Well, the global picture is still lackluster, to put it as kindly as possible. Japan is back into a recession, and Moody's downgraded their credit rating. Chinese economic growth is still in the toilet, which puts their demand level in the same place.

It appears the move by OPEC to keep prices falling to maintain market share is working, US exports to Asia have essentially screeched to a halt as low Middle East prices become more attractive to the Asian markets. 

It's not all doom and gloom from the analysts though, Goldman Sachs maintains its $75/bbl forecasted price for WTI for 2015, maintaining the assumption that the OPEC move is to slow US production by reducing profitability and "test the bottom" as it were. However, once they get a feeling for the level they may want prices to start going up again, as so many OPEC nations economies rely on oil generated revenue. Its probably likely Russia enters the debate soon as falling oil revenue is tanking the Ruble and their general economy is really feeling the pinch. 

Stay tuned!

 

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Topics: Commodities, US Energy Boom, OPEC, russia, WTI Crude, consumer spending

Stocks Rebound on Election, Energy Shares Continue to Falter on Cheap Crude

Posted by Kelly Burke on Nov 5, 2014 9:51:45 AM

Stock market numbers on a digital board

The Dow & Nasdaq were up in pre-market trading on news of a Republican sweep last night, and stocks are continuing to rebound this morning after Tuesdays drop off. The exception to this rule being energy shares, which are pulling the S&P down on the back of plummeting Crude prices. 

The ADP report on October job creation came in at 230K, 10K above the projected number. Strong payroll numbers for October and September, continually falling initial jobless claims and a surprisingly good Q3 growth number (3.5%) are all good signs for the overall economy.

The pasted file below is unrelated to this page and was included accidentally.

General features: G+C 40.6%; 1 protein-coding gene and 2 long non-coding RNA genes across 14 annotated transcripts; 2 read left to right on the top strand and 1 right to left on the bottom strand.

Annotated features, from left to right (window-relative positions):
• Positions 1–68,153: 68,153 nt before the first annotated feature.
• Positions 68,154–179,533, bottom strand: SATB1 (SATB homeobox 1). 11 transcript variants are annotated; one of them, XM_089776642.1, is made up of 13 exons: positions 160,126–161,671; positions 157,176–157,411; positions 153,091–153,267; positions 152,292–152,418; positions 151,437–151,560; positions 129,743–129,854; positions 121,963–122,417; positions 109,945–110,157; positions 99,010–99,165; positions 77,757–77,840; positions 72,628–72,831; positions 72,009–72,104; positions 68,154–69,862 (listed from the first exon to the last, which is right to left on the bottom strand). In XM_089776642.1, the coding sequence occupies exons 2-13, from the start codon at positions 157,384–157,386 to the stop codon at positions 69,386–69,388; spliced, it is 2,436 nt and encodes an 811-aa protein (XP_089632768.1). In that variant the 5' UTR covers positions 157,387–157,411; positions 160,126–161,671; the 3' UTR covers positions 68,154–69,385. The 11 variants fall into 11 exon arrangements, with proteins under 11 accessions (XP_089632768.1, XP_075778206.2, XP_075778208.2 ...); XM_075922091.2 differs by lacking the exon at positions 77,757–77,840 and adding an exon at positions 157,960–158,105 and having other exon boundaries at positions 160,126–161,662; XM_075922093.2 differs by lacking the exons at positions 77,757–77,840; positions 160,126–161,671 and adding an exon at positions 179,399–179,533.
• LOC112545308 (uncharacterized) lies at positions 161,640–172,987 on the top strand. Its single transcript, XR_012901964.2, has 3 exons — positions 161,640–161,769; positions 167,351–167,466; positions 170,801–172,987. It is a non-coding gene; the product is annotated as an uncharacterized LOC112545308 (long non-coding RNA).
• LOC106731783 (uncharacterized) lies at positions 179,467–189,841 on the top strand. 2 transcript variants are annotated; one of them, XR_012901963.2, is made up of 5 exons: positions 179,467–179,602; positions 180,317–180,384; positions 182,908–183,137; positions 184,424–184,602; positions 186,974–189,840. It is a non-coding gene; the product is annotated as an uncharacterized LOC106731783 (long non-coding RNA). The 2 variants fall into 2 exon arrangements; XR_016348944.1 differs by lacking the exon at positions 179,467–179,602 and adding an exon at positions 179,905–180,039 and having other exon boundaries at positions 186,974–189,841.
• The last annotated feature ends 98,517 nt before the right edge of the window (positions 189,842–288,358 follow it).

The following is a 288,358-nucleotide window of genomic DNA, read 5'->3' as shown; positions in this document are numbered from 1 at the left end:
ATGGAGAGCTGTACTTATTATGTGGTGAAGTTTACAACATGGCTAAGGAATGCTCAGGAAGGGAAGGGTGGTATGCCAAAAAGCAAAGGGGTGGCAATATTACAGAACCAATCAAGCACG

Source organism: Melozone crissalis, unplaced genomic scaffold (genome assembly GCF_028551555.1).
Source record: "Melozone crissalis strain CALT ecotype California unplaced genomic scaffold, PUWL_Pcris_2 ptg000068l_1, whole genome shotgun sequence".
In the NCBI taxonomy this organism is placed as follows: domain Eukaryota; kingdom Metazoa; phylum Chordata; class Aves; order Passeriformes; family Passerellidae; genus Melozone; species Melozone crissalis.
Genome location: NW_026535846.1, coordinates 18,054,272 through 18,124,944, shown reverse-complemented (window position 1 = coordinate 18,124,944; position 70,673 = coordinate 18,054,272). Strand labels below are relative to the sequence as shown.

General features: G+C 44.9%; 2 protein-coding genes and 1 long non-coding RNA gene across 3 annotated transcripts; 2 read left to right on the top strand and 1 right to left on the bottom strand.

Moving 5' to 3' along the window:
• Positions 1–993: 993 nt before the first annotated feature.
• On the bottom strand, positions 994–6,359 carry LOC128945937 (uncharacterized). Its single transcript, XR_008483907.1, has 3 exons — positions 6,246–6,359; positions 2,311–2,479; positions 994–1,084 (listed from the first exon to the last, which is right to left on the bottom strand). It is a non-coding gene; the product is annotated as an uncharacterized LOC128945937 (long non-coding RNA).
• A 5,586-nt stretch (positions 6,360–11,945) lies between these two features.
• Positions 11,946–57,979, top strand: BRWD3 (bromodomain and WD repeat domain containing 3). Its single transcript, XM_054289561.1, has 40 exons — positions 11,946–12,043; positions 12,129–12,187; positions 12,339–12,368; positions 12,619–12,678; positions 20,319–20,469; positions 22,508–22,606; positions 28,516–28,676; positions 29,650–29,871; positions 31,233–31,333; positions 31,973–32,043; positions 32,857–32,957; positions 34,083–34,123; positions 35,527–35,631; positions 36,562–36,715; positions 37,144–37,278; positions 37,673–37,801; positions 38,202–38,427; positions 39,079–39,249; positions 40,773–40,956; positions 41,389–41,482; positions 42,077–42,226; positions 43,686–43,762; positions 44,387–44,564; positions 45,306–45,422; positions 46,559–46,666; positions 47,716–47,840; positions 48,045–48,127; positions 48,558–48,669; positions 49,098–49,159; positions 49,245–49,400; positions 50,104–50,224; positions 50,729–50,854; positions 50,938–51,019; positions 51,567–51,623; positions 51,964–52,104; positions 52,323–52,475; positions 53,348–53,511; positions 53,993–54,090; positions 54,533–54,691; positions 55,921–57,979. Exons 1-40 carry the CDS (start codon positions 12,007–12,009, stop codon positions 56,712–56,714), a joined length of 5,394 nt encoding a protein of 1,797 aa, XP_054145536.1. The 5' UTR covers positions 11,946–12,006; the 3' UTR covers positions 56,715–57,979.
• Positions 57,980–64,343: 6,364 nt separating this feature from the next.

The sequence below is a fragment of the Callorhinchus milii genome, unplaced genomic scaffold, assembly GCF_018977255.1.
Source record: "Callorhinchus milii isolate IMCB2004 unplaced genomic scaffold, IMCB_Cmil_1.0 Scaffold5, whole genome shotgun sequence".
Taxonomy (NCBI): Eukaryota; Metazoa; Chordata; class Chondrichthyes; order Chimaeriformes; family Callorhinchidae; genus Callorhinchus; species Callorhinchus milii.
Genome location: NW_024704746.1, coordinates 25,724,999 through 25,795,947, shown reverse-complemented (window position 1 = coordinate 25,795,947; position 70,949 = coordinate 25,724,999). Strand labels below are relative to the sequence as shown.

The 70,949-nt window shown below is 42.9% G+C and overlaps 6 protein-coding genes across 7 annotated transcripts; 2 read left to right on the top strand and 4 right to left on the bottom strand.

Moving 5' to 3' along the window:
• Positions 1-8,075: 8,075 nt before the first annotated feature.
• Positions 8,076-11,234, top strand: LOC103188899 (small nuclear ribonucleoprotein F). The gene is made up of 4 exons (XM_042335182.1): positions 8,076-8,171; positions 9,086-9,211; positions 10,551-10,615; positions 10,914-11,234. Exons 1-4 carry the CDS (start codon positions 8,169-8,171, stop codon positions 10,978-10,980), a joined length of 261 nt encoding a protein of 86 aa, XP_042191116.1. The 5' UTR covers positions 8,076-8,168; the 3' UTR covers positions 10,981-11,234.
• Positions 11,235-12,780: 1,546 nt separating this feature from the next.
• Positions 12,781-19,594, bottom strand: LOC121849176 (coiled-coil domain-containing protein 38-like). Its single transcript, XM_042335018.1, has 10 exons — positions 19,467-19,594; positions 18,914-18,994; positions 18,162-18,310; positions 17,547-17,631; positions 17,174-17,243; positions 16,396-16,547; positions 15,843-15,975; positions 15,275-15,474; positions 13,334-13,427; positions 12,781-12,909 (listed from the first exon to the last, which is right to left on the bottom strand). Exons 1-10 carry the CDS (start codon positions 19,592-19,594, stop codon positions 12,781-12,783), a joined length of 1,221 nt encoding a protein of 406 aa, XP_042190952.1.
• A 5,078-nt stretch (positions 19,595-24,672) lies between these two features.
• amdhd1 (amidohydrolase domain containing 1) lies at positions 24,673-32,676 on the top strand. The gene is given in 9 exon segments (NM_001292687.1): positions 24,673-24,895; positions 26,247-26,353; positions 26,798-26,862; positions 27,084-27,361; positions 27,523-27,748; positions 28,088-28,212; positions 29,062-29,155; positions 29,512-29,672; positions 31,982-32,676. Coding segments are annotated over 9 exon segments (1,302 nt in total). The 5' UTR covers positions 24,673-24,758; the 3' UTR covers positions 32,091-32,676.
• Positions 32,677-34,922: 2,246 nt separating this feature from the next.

However, there is still the factor of weakening global growth and demand, which will probably keep the domestic growth pace a lot slower than we'd all prefer. The Q4 growth number is expected to be much less exciting than Q3, thanks to global concerns. 

We saw WTI touch on a 3 year low yesterday on the back of the Saudi price cuts, oversupply, and booming production in the US. This is pulling energy shares down and impacting oil field companies and major industry players, as Crude starts to touch levels that make expensive shale play exploration an increasingly less profitable proposition.

 The Platts pre-report on US inventories is projecting the EIA report will show another build in Crude of about 1.2million barrels. Currently the NYMEX is relatively flat ahead of the EIA report's scheduled release at 10:30 this morning.

We should see then if the analysts got it right, and what, if any, impact the stock data will have on pricing moving forward. 

 

 

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Topics: US Energy Boom, CRUDE, WTI Crude, EIA Inventories, stock market, Election Results